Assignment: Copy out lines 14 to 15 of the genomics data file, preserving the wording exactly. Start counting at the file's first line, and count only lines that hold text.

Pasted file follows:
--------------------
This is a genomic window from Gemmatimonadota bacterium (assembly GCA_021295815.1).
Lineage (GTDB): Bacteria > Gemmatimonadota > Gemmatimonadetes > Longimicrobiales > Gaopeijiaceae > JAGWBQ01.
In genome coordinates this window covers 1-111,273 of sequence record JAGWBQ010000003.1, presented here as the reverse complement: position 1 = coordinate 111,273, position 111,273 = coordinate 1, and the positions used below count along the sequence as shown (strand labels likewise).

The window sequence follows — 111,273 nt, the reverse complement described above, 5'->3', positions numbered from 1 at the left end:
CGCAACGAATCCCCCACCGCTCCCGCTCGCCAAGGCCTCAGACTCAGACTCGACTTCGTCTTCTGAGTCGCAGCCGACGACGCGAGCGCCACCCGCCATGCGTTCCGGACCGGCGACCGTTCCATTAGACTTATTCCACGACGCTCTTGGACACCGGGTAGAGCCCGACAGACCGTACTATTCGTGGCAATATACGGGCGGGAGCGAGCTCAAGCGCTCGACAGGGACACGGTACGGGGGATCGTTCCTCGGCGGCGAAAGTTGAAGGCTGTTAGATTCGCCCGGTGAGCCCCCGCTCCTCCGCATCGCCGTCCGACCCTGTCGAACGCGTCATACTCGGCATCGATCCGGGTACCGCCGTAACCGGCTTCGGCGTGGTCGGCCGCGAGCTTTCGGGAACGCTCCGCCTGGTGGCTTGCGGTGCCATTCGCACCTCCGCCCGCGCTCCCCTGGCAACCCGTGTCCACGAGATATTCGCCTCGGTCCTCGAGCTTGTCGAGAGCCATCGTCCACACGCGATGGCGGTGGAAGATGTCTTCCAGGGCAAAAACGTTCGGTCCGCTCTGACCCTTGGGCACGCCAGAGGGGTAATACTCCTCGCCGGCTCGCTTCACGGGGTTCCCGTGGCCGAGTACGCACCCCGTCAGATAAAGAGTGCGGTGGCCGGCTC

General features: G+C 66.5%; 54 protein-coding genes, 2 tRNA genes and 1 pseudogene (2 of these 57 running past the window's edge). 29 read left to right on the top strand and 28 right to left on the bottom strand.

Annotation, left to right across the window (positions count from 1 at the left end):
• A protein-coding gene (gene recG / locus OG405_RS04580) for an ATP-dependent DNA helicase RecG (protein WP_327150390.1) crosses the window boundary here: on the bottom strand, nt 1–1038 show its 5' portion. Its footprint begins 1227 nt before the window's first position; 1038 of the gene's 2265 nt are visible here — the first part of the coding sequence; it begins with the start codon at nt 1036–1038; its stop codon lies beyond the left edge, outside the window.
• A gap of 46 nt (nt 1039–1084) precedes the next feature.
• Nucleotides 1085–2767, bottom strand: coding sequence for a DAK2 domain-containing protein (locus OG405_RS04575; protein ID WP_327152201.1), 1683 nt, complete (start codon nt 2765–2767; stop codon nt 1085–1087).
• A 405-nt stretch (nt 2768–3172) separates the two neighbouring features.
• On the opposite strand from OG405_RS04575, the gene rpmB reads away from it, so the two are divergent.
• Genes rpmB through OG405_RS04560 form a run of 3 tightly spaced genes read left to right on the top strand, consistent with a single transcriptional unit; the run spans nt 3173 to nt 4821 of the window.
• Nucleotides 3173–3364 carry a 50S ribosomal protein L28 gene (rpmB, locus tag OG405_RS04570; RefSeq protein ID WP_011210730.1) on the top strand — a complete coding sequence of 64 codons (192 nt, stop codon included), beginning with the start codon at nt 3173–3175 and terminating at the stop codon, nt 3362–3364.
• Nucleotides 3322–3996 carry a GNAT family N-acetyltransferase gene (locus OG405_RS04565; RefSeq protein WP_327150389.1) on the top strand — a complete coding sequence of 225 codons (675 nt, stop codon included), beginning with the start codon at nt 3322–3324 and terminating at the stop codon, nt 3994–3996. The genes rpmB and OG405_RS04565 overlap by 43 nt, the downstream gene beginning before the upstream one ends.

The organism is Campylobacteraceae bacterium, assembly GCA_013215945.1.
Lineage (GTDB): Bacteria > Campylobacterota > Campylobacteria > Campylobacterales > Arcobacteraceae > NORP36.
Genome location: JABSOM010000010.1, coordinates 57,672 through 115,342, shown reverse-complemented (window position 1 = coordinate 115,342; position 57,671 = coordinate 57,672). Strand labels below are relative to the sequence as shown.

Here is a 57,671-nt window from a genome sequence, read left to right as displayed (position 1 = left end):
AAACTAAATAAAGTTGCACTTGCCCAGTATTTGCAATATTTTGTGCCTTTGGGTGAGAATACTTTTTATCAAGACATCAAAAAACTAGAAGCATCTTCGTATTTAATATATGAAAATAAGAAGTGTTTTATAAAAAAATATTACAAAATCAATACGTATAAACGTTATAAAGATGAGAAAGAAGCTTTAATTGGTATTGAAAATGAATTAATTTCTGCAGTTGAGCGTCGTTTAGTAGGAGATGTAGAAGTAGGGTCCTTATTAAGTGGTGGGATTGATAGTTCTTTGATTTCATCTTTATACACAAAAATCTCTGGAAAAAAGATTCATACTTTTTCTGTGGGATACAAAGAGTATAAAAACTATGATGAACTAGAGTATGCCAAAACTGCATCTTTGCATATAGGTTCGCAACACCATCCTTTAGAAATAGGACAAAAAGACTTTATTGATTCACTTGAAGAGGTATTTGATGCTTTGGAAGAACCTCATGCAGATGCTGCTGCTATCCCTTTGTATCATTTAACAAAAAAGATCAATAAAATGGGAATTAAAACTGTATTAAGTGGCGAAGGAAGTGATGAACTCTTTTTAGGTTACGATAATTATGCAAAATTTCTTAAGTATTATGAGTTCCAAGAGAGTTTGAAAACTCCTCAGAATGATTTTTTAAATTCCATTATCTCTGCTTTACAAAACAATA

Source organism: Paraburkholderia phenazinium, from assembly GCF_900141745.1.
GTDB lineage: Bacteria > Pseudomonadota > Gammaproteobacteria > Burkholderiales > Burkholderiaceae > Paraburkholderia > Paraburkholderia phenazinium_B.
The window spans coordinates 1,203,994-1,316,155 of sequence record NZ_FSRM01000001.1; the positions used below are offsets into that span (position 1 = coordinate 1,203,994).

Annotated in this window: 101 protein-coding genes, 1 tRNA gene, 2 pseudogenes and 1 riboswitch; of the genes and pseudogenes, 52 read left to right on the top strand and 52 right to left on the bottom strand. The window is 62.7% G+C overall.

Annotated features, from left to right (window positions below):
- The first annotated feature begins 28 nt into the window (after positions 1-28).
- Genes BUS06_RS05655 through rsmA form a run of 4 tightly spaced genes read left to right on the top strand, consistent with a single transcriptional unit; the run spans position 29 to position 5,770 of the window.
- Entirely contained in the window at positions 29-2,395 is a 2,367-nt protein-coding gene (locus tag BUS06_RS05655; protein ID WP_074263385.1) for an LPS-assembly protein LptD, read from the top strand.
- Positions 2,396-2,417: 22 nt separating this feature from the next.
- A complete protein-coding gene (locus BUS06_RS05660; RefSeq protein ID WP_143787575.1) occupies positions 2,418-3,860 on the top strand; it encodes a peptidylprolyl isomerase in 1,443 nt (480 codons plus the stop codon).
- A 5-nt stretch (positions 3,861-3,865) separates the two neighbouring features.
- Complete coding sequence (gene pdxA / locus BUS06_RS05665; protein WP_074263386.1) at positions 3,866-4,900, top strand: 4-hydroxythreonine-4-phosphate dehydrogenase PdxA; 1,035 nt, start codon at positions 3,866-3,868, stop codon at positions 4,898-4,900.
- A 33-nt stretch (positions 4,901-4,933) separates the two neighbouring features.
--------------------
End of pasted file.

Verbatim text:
• Nucleotides 3173–3364 carry a 50S ribosomal protein L28 gene (rpmB, locus tag OG405_RS04570; RefSeq protein ID WP_011210730.1) on the top strand — a complete coding sequence of 64 codons (192 nt, stop codon included), beginning with the start codon at nt 3173–3175 and terminating at the stop codon, nt 3362–3364.
• Nucleotides 3322–3996 carry a GNAT family N-acetyltransferase gene (locus OG405_RS04565; RefSeq protein WP_327150389.1) on the top strand — a complete coding sequence of 225 codons (675 nt, stop codon included), beginning with the start codon at nt 3322–3324 and terminating at the stop codon, nt 3994–3996. The genes rpmB and OG405_RS04565 overlap by 43 nt, the downstream gene beginning before the upstream one ends.